Upcoming Changes For Worker Bees
The SECURE 2.0 Act has been a long time coming since the original version debuted in 2019. In fact, 2.0 was expected to pass in 2021 and I even wrote a blog about it’s perspective changes… but nothing happened! Finally as of December 2022 – it’s law, and vaguely what we expected. The legislation is primarily meant to strengthen Americans’ ability to retire by enhancing savings options by building off of the original SECURE Act. You may not remember the original SECURE Act by name, but if you inherited a parent’s account recently, you may have felt it’s impact for how it required that most non-spouse beneficiaries of an IRA distribute the account within 10 years vs their lifetime. It also allowed workplace saving plans to offer annuities, which you may have noticed as an option in your most recent open enrollment review.
The SECURE 2.0 Act follow up further expands on these original changes, but also addresses a lot of other circumstantial tidbits that don’t impact the majority. To me, it feels like these updates were shoehorned in because they’d never be priority enough to create law as a one-off. And while that’s fine, it makes the Act a bit mind boggling to absorb given the amount of directions it goes in. So for that reason, we’re going to focus on the changes that impact the majority so we don’t get bogged down by the changes that seem extremely situational.
Lastly, be aware that many updates aren’t immediately in effect which also makes this confusing. The changes will be rolled out over time. I’ll be sure to underline the dates for anything not immediately impacting us.
1. Automatic enrollment, incentives, and automatic plan portability.
Starting in 2025, new 401(k) and 403(b) plans will automatically enroll eligible employees, starting at a contribution rate of at least 3% but no more than 10%. Each year thereafter the plan will automatically increase the contribution by 1% until reaching a max of 15%. Employers can also provide de minimus incentives to encourage plan participation, like Dunkin’ Donuts gifts cards.
It also permits retirement plan service providers to offer plan sponsors automatic portability services, transferring an employee’s low balance retirement accounts to a new plan when they change jobs. These changes are based in studies that people participated in employee savings plans materially more when they had to opt-out of the plan vs opt-in to the plan. And there is hope that the easy portability will keep savings in motion vs incentizing a cash-out which comes with taxes and penalty.
And to rectify the issues of poor portability in the past, by 2025, SECURE 2.0 will establish an online searchable database that will allow a participant or beneficiary to search for contact information for plan administrators of plans in which the participant or beneficiary may have a benefit. Plans will be required to share information with the Department of Labor to be included in the database.
2. Emergency savings for certain retirement plans.
Defined contribution plans (such as 401(k) or 403(b)) will have a new emergency savings account feature. Essentially, non-highly compensated employees will be able to make up to $2,500 annual contributions to Roth-style accounts starting in 2024. The first 4 withdrawals in a year would be tax-free and penalty-free. Contributions may also be eligible for an employer match. The goal is to encourage plan participants to save for short-term and unexpected expenses. I think this is great as I routinely see savers contribute to retirement accounts and find themselves illiquid for non-retirement goals. Opportunities to fund a downpayment, bridge college costs, etc become a problem despite having plenty saved in a 401(k). I look forward to seeing how this unfolds and if employers add it to their plans.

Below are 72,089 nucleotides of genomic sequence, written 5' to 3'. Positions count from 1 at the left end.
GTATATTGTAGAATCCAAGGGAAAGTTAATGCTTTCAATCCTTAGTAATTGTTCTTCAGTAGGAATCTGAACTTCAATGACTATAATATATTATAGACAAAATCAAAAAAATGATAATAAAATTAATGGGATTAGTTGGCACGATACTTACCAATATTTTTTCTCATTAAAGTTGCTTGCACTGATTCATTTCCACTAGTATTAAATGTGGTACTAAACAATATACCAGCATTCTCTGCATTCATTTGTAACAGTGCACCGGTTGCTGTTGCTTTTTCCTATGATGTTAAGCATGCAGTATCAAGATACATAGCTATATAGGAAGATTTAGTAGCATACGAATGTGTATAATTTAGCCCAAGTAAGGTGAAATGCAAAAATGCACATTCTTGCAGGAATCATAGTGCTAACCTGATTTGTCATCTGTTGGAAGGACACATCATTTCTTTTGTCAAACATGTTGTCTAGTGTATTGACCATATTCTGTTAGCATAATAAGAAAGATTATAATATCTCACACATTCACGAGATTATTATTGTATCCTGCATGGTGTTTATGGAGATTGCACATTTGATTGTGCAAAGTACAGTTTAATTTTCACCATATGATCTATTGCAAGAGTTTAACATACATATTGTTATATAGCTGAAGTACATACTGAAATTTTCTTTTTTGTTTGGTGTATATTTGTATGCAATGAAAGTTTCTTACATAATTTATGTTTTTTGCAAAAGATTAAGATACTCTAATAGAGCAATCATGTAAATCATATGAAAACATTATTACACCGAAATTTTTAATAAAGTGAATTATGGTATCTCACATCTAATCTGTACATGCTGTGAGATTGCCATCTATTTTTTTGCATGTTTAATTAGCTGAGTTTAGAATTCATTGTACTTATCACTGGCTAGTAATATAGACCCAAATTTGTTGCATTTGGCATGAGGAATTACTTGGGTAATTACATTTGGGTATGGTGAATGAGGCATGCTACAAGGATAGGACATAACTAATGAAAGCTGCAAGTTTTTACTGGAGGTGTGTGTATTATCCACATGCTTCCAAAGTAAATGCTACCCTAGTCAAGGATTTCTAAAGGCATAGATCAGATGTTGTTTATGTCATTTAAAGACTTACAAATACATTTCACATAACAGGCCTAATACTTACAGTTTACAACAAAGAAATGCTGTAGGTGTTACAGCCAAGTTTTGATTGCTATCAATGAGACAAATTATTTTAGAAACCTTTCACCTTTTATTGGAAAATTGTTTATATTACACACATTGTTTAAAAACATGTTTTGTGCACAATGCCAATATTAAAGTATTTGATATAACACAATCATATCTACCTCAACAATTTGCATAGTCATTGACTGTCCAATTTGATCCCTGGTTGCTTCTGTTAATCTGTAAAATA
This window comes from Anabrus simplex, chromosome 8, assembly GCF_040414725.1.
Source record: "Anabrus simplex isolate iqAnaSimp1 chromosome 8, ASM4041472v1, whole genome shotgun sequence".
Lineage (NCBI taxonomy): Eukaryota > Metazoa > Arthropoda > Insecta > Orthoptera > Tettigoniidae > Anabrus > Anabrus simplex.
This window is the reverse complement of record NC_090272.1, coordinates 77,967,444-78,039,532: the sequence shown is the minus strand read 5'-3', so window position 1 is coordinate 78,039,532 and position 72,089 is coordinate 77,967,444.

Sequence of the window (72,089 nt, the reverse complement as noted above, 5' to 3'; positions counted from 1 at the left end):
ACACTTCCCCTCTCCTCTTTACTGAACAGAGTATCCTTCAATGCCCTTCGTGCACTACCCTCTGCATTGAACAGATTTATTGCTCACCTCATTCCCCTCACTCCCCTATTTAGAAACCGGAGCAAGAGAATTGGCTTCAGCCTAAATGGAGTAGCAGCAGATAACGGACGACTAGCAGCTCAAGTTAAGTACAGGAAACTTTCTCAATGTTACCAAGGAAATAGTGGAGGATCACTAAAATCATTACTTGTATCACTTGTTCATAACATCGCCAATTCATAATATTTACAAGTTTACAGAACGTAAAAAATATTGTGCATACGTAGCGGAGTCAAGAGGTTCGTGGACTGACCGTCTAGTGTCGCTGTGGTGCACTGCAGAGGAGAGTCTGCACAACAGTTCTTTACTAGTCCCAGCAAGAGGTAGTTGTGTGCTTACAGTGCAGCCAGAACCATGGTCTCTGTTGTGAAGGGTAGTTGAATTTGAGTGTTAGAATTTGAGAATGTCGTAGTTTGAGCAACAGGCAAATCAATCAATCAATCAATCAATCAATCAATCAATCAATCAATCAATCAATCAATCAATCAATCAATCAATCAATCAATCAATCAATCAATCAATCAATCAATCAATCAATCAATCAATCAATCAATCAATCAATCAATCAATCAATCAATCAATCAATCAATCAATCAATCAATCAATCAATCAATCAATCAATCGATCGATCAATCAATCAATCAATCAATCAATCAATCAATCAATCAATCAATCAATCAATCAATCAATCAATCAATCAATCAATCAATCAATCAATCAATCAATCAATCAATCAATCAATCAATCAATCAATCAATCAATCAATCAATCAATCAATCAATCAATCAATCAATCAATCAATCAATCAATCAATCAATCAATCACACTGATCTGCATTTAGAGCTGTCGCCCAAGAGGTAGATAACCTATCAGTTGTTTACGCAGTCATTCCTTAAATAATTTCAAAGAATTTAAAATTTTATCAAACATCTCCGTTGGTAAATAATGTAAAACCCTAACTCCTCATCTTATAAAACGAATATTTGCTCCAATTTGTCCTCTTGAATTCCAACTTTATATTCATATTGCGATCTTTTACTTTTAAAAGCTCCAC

3. Student loan debt.
Starting in 2024, employers will be able to “match” employee student loan payments with matching payments to a retirement account, giving workers an extra incentive to save while paying off educational loans.
4. Overstuffed 529 Plans can be Rolled Over for New Use.
After 15 years, unused 529 plan assets can be rolled over to a Roth IRA for the beneficiary, subject to annual Roth contribution limits ($6,500/yr in 2023 + $1,000 catch-up if age 50+) and an aggregate lifetime limit of $35,000. The rollover is treated as a contribution towards the annual Roth IRA contribution limit.
5. Qualified longevity annuity contracts (QLACs) are expanding.
SECURE Act allowed for annuities to be folded into retirement plan as a way to create a self-funded lifetime pension income vs relying solely on a bucket of savings. Enter QLACs, which are deferred income annuities purchased with retirement funds typically held in an IRA or 401(k) that begin payments on or before age 85. The dollar limitation for premiums have increased to $200,000 from $145,000 starting January 1, 2023. The law also eliminates a previous requirement that limited premiums to 25% of an individual’s retirement account balance.
6. Saver’s Match
The “Saver’s Match” is a tax credit equal to 50% of an IRA, ABLE, or retirement plan contribution up to $2,000 per individual. It’s only available for very low-income savers. The match starts phasing out at $41,000 for joint taxpayers and $20,500 for single taxpayers. The update from 2.0 is that the match will no longer pay out as a tax-credit/refund, but instead pay directly into the plan itself. The change starts 2027.
While SECURE 2.0 provides increased opportunities to save for retirement, everyone’s financial situation is different. Powwow is here to help if you’d like to see how these updates impact your plan.